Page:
Trump looks to block state certification of US election results after...

Arriving nowhere in the courts, US President Donald ’s dispersed effort to overturn President-elect Joe Biden’s victory moves to obscure election commissions that certify the vote as Trump and his allies seek to reverse the process election, sowing chaos and perpetuating unfounded doubts about the count.The battle centers on the battlefield states that sealed Biden’s victory.

In Michigan, two Republican election officials from the state’s largest county initially refused to certify the results despite the lack of evidence of fraud. In Arizona, officials are reluctant to approve the vote count in a rural county.

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These steps do not reflect a coordinated effort in the battlefield states that erupted for Biden, local election officials said. Instead, they appear to be inspired by Trump’s inflammatory rhetoric of baseless fraud and motivated by Republican acquiescence to vices against the country’s electoral system as state and federal courts dismiss lawsuits brought by Trump and its allies.

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Yet what transpired in Wayne County, Michigan on Tuesday was a shocking reminder of the disruption that may still be caused as the country works to affirm the November 3 election result.

There is no precedent for the Trump team’s widespread effort to delay or undermine certification, according to University of Kentucky law professor Joshua Douglas.

“It would be the end of democracy as we know it,” Douglas said. “It’s just not a thing that can happen.”

US election: Trump campaign calls for recount in 2 Wisconsin counties

US election: Trump campaign calls for recount in 2 Wisconsin counties

Certification of results is a common but important step after local election officials have counted the votes, reviewed procedures, checked to ensure the votes were correctly counted, and investigated discrepancies. Typically, this certification is carried out by a local election commission, and then, later, the results are certified at the state level.

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But as Trump refused to concede to Biden and continues to spread false declarations of victory, this mundane process takes on new meaning.

Among the major states on the battlefield, the counties of Michigan, Nevada and Wisconsin have all taken the initial stage of certification of results. With the exception of Wayne County, this process has gone smoothly. Arizona, Pennsylvania, and Georgia have yet to conclude their local certifications.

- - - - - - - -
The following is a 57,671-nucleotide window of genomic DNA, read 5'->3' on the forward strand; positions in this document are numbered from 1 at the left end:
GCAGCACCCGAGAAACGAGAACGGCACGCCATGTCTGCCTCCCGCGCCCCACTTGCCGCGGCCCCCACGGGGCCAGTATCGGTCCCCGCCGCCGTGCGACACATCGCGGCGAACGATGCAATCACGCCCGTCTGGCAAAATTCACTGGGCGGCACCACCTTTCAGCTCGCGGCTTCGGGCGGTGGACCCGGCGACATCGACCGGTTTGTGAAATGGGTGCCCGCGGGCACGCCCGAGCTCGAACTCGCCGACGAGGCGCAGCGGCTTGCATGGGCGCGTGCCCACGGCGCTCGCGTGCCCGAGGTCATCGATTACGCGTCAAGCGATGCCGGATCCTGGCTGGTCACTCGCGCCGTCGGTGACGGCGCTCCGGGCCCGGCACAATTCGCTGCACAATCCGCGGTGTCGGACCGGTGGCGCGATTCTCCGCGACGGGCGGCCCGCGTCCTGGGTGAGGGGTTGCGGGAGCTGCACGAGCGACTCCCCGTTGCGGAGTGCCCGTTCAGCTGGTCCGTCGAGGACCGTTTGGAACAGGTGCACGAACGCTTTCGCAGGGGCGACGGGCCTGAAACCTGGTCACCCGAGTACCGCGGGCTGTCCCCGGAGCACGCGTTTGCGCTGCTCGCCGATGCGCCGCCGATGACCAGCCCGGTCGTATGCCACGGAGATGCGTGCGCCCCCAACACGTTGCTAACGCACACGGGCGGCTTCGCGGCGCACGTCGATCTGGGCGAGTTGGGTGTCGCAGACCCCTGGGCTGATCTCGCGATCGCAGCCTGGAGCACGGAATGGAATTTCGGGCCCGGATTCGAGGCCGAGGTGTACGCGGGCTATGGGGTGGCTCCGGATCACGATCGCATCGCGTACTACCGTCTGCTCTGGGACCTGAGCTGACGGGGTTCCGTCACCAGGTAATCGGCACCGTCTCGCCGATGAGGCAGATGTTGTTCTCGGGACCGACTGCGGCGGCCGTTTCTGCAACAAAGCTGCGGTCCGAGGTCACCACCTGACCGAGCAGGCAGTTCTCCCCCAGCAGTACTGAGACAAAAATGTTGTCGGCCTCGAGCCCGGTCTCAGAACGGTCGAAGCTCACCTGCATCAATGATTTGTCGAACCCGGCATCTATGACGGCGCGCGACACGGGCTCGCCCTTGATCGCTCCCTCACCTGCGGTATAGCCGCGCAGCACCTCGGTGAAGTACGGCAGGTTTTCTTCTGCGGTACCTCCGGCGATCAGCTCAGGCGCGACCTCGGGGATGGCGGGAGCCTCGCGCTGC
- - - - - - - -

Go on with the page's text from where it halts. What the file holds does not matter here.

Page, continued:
Then all eyes are on statewide certification.

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In Wayne County, the two Republican canvassers at first hesitated to certify the vote, winning praise from Trump, then turned the tide after widespread condemnation. A person familiar with the matter said Trump reached out to canvassers Monica Palmer and William Hartmann on Tuesday evening after the revised vote to express his gratitude for their support.

Time is running out for Trump. Across the country, recounts and court challenges must be completed and election results must be certified by December 8. This is the constitutional deadline before the Electoral College meeting the following week.

Matt Morgan, the general counsel for the Trump campaign, said last week that the campaign is trying to stop certification in battlefield states until it can better manage the vote count and if it would have the right to automatic recounts. Right now, Trump is calling for a Wisconsin recount in two counties, and Georgia is performing a manual after Biden was led by a slim 0.3 percentage point margin, but there is no State compulsory recount law. The law offers this option to a candidate who follows if the margin is less than 0.5 percentage point.

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U.S. election: Michigan’s largest county certifies results after initial Republican delay

U.S. election: Michigan’s largest county certifies results after initial Republican delay

Some in the president’s orbit have hoped that by delaying certification, state legislatures in GOP-controlled states will have a chance to select different voters, either by nullifying Biden’s victory or by sending him to the House, where Trump would almost surely win.

But most of the president’s advisers consider it a feverish dream. Trump’s team has been unable to organize even basic legal activities since the election, let alone the large-scale political and legal apparatus needed to persuade state lawmakers to try and undermine the will of voters to their states.